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The Use of Stuffed Microbes in an Undergraduate Microbiology Course Increases Engagement and Student Learning

    Author: Ginny Webb1
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    Affiliations: 1: Division of Natural Sciences and Engineering, University of South Carolina Upstate, Spartanburg, SC 29303
    AUTHOR AND ARTICLE INFORMATION AUTHOR AND ARTICLE INFORMATION
    • Supplemental materials available at http://jmbe.asm.org
    • Corresponding author. Mailing address: University of South Carolina Upstate, 800 University Way, Spartanburg, SC 29303. Phone: 864-503-5976. E-mail: [email protected].
    • ©2015 Author(s). Published by the American Society for Microbiology.
    Source: J. Microbiol. Biol. Educ. December 2015 vol. 16 no. 2 282-285. doi:10.1128/jmbe.v16i2.924
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    Abstract:

    Student engagement, attention, and attendance during a microbiology lecture are crucial for student learning. In addition, it is challenging to cover a large number of infectious diseases during a one-semester introductory microbiology course. The use of visual aids helps students retain the information presented during a lecture. Here, I discuss the use of stuffed, plush microbes as visual aids during an introductory microbiology course. The incorporation of these stuffed microbes during a microbiology lecture results in an increase in engagement, interest, attendance, and retention of material.

References & Citations

1. Bachhel R, Thaman RG 2014 Effective use of pause procedure to enhance student engagement and learning J Clin Diagn Res 8 8 XM01 XM03 25302251 4190777
2. Freeman S, et al 2014 Active learning increases student performance in science, engineering, and mathematics Proc Natl Acad Sci USA 111 23 8410 8415 10.1073/pnas.1319030111 24821756 4060654 http://dx.doi.org/10.1073/pnas.1319030111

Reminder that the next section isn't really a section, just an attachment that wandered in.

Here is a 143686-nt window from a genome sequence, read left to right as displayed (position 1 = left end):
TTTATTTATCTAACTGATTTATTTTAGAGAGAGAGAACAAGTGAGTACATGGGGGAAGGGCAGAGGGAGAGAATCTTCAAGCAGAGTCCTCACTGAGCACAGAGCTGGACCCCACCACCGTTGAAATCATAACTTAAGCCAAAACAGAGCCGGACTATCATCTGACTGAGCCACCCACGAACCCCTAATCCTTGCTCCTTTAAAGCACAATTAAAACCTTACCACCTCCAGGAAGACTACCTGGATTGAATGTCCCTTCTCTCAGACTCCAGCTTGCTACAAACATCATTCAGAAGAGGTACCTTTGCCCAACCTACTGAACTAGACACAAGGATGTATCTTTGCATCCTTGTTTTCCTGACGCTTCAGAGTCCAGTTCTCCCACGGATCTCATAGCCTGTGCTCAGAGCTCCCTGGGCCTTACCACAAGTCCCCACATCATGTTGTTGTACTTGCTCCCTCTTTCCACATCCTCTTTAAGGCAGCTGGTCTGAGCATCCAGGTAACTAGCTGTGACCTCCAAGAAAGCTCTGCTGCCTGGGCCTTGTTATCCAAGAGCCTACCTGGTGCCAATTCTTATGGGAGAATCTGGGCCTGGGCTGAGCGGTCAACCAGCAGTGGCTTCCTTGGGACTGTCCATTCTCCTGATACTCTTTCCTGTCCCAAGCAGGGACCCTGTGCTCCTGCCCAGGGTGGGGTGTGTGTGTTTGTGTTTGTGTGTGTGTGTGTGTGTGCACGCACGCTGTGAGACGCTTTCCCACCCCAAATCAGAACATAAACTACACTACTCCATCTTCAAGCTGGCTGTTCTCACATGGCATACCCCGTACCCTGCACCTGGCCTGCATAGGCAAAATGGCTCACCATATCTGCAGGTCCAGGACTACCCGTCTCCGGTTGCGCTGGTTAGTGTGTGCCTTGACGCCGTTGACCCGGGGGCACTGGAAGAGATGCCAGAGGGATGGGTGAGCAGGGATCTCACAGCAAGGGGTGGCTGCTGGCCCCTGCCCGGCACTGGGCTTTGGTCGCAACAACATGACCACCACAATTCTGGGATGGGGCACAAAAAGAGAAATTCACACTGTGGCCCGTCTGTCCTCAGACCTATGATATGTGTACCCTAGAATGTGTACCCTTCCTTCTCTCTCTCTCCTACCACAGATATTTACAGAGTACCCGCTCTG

3. Golding JM 2011 The role of attendance in lecture classes: you can lead a horse to water Teach Psychol 38 40 42 10.1177/0098628310390915 http://dx.doi.org/10.1177/0098628310390915
4. Miller CJ, McNear J, Metz MJ 2013 A comparison of traditional and engaging lecture methods in a large, professional-level course Adv Physiol Educ 37 4 347 355 10.1152/advan.00050.2013 24292912 http://dx.doi.org/10.1152/advan.00050.2013

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/content/journal/jmbe/10.1128/jmbe.v16i2.924
2015-12-01
2019-01-21

Abstract:

Student engagement, attention, and attendance during a microbiology lecture are crucial for student learning. In addition, it is challenging to cover a large number of infectious diseases during a one-semester introductory microbiology course. The use of visual aids helps students retain the information presented during a lecture. Here, I discuss the use of stuffed, plush microbes as visual aids during an introductory microbiology course. The incorporation of these stuffed microbes during a microbiology lecture results in an increase in engagement, interest, attendance, and retention of material.

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Figures

Image of FIGURE 1

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FIGURE 1

Results of a student survey on the “Catch the Bug” activity (=59).

Source: J. Microbiol. Biol. Educ. December 2015 vol. 16 no. 2 282-285. doi:10.1128/jmbe.v16i2.924
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Image of FIGURE 2

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FIGURE 2

Comparisons of pre- and posttest scores and overall improvement during microbiology lecture sessions with and without the use of stuffed microbes (=25). Error bars represent standard deviation.

Source: J. Microbiol. Biol. Educ. December 2015 vol. 16 no. 2 282-285. doi:10.1128/jmbe.v16i2.924
Download as Powerpoint
Image of FIGURE 3

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FIGURE 3

Comparisons of pre- and posttest scores and improvement on shape- or structure-related questions during microbiology lecture sessions with and without the use of stuffed microbes (* denotes <0.05 using student t-test; =25). Error bars represent standard deviation.

Source: J. Microbiol. Biol. Educ. December 2015 vol. 16 no. 2 282-285. doi:10.1128/jmbe.v16i2.924
Download as Powerpoint
Image of FIGURE 4

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FIGURE 4

Results of a student survey following a microbiology lecture session. Students were presented with stuffed microbes during the lecture and a survey was administered at the end of the lecture (=25).

Source: J. Microbiol. Biol. Educ. December 2015 vol. 16 no. 2 282-285. doi:10.1128/jmbe.v16i2.924
Download as Powerpoint

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